The Twitchells moved to San Juan. There were many other Mormons thereabouts. They found a g grave yard southeast of Sacramento. They also found a big book early pioneers names listed. It seemed the area around Elk Grove was where many of the settlers chose to live. It was close to the mines and flat acres that were easy to farm. In the State Library in Sacramento there are many files listing surveyors, artists, singers, doctors, and scientist. One scientist listed is William C. Twitchell who helped to create the Atom Bomb. The Census of 1850 lists Ephraim and Melissa Twitchell and members of their family. The following are listed. Ephraim 46-Melissa 44-Eunice Celinda 20¬James Ephraim 17- Edwin 14- Orin 12- Margaret Moore 12-Joshua- 8 Amanda 6 and Sara 2. These ages may not be accurate.
After the census in 1850 in Tuolemne County they moved to several places in Monterey County which is just south of San Francisco. Monterey County is where they finally settled around to town of San Juan Bautista. Monterey County has now been divided into San Juan Bautista County and San Benito County. San Juan Bautista is very near the ocean and is where the Twitchell’s built their homes on high ground with a beautiful view of the ocean. A hurricane/typhoon came one year and took their house and other building and even stock out into the ocean. They barely escaped with their lives.
When they had been in San Juan but a short time they were visited by some of the General Authorities of the Church of Jesus Christ of Latter-day Saints. Among others was Elder William E. McLellin. He could teach the gospel well and baptized about 50 people. Among the 50 were Joshua Jr. and Ursula Twitchell’s son Silas and his wife. A branch of the church was organized and Ephraim Twitchell was the Branch President. Joshua and Ursula had a very large house and the church services were held in Joshua’s house. One conference was held in Joshua’s hours when Apostle Parley P. Pratt was there. Apostle Parley P. Pratt warned those in the audience of the wild living around that area, telling them it was very bad company for their young people. He pointed out that because of the Gold Rush many ne’er do-wells and evil people had drifted in with gangs, liquor, gambling, robbing and other lawless actions being prevalent. Apostle Pratt advised them to move away to San Bernardino, California or Carson City, Nevada.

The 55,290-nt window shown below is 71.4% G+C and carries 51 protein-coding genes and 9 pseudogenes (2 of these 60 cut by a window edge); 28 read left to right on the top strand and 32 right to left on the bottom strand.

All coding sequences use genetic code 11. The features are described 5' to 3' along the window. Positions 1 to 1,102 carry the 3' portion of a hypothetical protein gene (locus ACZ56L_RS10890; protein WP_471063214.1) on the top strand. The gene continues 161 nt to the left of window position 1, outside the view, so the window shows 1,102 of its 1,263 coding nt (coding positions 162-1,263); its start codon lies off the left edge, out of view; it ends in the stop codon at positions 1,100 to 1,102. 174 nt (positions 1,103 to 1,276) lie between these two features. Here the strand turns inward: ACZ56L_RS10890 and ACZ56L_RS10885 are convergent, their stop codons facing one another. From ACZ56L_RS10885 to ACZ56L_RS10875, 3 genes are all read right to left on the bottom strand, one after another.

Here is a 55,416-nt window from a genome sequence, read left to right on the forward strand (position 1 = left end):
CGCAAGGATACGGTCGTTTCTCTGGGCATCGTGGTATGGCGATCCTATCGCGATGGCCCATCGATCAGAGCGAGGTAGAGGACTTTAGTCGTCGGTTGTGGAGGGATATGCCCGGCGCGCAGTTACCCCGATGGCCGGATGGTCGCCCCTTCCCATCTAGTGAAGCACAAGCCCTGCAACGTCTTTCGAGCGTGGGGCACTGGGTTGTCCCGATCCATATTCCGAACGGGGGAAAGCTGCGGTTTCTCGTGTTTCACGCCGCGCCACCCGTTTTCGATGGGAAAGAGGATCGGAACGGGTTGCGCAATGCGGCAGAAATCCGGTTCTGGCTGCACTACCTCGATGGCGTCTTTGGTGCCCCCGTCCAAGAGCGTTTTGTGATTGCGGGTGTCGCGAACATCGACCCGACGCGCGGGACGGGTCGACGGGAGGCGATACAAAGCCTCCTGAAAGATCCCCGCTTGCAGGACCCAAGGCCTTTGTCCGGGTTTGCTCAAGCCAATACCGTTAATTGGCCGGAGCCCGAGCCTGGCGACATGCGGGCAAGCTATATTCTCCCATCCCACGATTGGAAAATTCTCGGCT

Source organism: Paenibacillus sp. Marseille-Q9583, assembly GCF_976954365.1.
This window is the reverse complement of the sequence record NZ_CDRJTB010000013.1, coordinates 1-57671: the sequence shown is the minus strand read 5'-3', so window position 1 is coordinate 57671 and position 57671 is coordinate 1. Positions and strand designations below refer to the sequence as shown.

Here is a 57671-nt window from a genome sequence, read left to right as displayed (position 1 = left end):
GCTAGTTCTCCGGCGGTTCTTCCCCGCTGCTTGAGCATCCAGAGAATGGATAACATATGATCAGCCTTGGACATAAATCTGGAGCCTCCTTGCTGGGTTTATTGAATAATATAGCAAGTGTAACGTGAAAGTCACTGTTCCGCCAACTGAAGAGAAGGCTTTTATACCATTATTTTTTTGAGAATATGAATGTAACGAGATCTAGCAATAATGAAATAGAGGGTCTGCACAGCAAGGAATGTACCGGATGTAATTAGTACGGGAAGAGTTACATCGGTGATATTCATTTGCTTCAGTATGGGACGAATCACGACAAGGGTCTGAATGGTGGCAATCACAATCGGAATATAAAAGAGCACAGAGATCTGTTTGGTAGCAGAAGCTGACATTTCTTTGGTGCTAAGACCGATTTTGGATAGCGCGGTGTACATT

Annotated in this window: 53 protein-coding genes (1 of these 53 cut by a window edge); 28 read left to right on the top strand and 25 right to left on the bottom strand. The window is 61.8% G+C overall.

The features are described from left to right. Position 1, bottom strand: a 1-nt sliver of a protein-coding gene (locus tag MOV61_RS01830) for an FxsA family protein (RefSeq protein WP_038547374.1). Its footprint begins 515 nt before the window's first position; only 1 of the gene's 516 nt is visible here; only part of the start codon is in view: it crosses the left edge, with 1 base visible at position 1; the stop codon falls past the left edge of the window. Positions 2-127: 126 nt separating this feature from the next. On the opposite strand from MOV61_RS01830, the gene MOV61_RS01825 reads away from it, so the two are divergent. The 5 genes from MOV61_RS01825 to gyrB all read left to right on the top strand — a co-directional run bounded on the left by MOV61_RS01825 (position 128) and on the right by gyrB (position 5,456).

One day Branch President Ephraim Twitchell was traveling from Sacramento a long way by wagon. The last day of his journey he was traveling late, after dark. He did not stop because he was almost home. He was alone in his wagon, when suddenly there was a man sitting beside him on the spring seat. He just appeared from nowhere. He told Ephraim that he should take his family from San Juan Bautista and go to San Bernardino. Ephraim responded that they had not been in San Juan very long and that his children had their friends there. He noted that he did not think he could get them to go with him. The man beside him replied, “Yes, you can, and you must go to San Bernardino or you will lose them.” When Ephraim turned to answer him he was not there. He had disappeared just as he had appeared -it seemed like just out of thin air. Ephraim knew the gospel very well and remembered their story in the Book of Mormon about the three Nephites. He thought this must be the answer-the messenger was one of the three Nephites. He then saw a beautiful new coat that the messenger had left on the spring-seat beside him. He thought the messenger had really been there-that he had not just imagined or fantasized. Ephraim went home and told his wife, Melissa. They talked about the move. They prayed about it for a couple of days. They knew they must go to San Bernardino, California. Every one of their children and one nephew, John Newton Twitchell, the oldest son of Jasper Twitchell went with them. Anciel Ephraim’s oldest son came a year later. This story has been told to many of the ancestors of Ephraim Twitchell.